Strategy canvas for yellow tail wine

Four actions framework

The four actions framework breaks the trade-off between differentiation and low cost and to create a new value curve, there are four key questions to challenge an industry’s strategic logic and business model:

  1. Which of the factors that the industry takes for granted should be eliminated?
  2. Which factors should be reduced well below the industry’s standard?
  3. Which factors should be raised well above the industry’s standard?
  4. Which factors should be created that the industry has never offered?

The first two questions focus on reducing cost structure. The second two focus on how to increase value and create new demand.

The eliminate-reduce-raise-create grid

Compliment to the four actions framework, is focused on action plans coming out of the four actions to create new value curves.

It has a few key advantages:

  • It pushes them to simultaneously pursue differentiation and low costs to break the value-cost trade-off.
  • It immediately flags companies that are focused only on raising and creating and thereby lifting their cost structure and often overengineering products and services—a common plight in many companies.
  • It is easily understood by managers at any level, creating a high level of engagement in its application.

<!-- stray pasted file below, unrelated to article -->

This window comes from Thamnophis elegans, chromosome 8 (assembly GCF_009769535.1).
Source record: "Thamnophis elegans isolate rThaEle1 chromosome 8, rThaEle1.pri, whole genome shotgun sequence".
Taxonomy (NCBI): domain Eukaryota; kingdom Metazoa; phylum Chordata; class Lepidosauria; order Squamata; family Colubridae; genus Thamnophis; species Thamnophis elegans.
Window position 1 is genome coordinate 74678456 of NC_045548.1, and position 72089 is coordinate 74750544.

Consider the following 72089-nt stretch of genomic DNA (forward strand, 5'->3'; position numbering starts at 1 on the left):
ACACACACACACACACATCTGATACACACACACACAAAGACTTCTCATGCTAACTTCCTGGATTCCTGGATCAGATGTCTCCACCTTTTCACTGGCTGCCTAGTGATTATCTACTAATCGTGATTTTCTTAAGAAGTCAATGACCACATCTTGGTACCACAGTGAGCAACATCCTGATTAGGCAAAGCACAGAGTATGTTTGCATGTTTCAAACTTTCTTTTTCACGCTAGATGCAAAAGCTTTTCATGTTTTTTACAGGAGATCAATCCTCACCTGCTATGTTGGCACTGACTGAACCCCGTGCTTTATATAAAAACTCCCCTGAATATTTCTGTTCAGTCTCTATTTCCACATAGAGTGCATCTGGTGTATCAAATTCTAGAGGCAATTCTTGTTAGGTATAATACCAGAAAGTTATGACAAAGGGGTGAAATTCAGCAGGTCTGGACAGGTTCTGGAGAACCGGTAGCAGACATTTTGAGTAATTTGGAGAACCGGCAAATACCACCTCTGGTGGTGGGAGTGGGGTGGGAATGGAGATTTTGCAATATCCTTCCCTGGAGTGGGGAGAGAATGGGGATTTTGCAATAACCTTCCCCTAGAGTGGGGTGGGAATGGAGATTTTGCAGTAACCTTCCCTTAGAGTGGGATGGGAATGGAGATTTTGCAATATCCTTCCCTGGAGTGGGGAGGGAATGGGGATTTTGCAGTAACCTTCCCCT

• Because completing the grid is a challenging task, it drives companies to robustly scrutinize every factor the industry competes on, making them discover the range of implicit assumptions they make unconsciously in competing.

An effective blue ocean strategy should have focus, divergence, and a compelling tagline. It's important as well that there not be strategic contradictions in the factors being invested in, neglected, or reduced.

Six paths framework

Used to systematically identify new market opportunities.

  1. Look across alternative industries
  2. Products or services that have different forms but offer the same functionality or core utility are often substitutes for each other. On the other hand, alternatives include products or services that have different functions and forms but the same purpose.
  3. What are the alternative industries to your industry? Why do customers trade across them? By focusing on the key factors that lead buyers to trade across alternative industries and eliminating or reducing everything else, you can create a blue ocean of new market space.
  4. Look across strategic groups within industries (groups of companies that pursue a similar strategy).
  5. Usually grouped together based on price and performance.
  6. What are the strategic groups in your industry? Why do customers trade up for the higher group, and why do they trade down for the lower one? Draw from the strengths of each.
  7. Look across the chain of buyers.
  8. Different buyers (users, influencers, purchasers) will likely have different definitions of value.
  9. What is the chain of buyers in your industry? Which buyer group does your industry typically focus on? If you shifted the buyer group of your industry, how could you unlock new value?
  10. Look across complimentary product and service offerings
  11. A simple way to do so is to think about what happens before, during, and after your product is used.